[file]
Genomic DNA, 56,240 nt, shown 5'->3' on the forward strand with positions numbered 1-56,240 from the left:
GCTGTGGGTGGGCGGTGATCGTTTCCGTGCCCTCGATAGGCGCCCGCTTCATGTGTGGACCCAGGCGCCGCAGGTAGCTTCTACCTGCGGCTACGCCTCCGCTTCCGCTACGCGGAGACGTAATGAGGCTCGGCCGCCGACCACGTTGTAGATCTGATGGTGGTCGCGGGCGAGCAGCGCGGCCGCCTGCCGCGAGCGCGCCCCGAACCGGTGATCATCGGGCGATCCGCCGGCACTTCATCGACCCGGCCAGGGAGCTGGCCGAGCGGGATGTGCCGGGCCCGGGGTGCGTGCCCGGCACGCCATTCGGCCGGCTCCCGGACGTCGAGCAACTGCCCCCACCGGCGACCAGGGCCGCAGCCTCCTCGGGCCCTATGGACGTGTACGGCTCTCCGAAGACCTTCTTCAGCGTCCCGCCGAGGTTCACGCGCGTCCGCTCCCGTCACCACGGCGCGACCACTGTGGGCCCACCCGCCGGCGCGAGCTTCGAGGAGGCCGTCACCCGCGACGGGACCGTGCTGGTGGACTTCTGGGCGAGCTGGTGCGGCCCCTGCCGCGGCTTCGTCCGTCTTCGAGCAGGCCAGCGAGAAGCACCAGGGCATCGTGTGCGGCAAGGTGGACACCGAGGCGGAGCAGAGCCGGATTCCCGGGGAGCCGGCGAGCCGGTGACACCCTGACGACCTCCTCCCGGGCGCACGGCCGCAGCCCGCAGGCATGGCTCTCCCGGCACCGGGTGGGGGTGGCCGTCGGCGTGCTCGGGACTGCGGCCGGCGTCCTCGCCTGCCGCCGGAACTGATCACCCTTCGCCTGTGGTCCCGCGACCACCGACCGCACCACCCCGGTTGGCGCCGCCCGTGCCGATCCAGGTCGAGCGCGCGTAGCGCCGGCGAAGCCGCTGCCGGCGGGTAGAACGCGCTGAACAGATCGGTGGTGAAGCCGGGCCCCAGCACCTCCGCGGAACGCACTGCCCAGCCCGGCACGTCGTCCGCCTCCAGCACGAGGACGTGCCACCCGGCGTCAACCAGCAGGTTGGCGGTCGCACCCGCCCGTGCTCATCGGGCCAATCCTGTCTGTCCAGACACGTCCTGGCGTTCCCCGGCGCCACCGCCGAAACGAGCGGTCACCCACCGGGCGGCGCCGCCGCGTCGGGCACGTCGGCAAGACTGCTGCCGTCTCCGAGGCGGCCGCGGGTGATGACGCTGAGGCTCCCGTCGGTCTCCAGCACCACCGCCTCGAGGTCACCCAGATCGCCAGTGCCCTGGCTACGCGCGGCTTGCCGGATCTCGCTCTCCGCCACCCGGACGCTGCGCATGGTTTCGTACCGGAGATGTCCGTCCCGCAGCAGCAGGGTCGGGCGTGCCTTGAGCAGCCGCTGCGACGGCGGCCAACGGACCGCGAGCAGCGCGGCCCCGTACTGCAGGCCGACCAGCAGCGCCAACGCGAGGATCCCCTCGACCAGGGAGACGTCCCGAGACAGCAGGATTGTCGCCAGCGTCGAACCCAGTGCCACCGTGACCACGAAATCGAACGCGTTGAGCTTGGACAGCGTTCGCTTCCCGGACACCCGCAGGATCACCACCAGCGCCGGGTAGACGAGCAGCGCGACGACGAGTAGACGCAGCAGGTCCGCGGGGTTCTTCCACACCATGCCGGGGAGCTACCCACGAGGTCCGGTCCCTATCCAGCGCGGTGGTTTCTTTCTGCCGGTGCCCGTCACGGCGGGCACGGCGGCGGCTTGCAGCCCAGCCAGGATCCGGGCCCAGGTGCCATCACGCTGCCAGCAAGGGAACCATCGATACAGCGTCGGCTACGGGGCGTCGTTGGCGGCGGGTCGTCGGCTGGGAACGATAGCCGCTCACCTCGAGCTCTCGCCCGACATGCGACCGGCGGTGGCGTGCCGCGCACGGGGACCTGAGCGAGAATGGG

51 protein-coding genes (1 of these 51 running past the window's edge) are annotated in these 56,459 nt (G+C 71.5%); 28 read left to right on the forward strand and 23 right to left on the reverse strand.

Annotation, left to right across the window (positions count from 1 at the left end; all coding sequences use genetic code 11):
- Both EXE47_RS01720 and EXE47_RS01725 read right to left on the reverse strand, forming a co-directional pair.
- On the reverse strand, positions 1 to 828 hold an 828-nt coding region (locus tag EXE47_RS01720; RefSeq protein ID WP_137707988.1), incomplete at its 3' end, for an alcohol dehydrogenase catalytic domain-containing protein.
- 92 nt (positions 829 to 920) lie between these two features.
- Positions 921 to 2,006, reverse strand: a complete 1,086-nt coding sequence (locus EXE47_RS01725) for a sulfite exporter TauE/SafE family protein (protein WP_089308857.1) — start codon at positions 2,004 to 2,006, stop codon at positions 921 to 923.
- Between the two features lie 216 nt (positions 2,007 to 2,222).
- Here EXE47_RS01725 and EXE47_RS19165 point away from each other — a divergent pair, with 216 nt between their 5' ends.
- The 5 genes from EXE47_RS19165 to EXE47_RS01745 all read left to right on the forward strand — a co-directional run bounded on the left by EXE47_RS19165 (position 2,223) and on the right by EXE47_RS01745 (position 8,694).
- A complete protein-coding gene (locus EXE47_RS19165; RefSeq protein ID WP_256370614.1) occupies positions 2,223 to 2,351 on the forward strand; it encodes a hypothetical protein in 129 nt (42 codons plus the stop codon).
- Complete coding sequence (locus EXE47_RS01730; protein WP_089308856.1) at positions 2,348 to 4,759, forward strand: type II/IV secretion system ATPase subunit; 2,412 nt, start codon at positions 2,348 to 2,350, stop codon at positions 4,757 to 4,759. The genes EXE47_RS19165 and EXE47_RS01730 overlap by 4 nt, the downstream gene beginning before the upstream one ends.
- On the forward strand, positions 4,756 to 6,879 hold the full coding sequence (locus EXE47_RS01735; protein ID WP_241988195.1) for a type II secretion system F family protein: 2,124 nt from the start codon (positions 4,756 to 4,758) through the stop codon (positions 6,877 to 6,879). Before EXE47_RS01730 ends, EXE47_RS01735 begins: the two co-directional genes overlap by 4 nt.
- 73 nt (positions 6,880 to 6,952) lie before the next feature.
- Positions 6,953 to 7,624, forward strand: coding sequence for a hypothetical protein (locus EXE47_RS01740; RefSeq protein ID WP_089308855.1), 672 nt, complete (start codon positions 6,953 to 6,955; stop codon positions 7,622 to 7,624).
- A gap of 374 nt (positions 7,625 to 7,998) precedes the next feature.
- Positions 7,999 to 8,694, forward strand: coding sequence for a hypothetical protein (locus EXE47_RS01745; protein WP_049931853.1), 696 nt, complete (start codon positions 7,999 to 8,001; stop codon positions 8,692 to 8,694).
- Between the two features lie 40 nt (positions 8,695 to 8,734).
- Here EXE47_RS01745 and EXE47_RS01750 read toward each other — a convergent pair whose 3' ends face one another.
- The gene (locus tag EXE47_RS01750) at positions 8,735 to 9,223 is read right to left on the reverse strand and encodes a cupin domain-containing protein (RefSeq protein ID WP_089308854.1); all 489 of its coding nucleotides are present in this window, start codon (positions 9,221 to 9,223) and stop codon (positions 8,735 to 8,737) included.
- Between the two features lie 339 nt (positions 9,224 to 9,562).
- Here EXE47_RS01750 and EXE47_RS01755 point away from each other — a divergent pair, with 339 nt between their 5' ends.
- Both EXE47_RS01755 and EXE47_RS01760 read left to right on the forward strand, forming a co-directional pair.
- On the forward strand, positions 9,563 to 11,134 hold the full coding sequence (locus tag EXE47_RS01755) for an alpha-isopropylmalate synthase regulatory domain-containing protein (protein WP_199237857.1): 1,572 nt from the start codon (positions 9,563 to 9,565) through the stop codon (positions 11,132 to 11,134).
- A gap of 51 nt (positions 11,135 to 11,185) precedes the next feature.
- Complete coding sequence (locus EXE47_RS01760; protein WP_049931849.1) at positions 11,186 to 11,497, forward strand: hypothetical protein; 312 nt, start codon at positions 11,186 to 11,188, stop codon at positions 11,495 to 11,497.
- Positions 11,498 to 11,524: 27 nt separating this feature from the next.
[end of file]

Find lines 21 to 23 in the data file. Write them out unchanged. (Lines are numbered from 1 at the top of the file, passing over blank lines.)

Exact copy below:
- The gene (locus tag EXE47_RS01750) at positions 8,735 to 9,223 is read right to left on the reverse strand and encodes a cupin domain-containing protein (RefSeq protein ID WP_089308854.1); all 489 of its coding nucleotides are present in this window, start codon (positions 9,221 to 9,223) and stop codon (positions 8,735 to 8,737) included.
- Between the two features lie 339 nt (positions 9,224 to 9,562).
- Here EXE47_RS01750 and EXE47_RS01755 point away from each other — a divergent pair, with 339 nt between their 5' ends.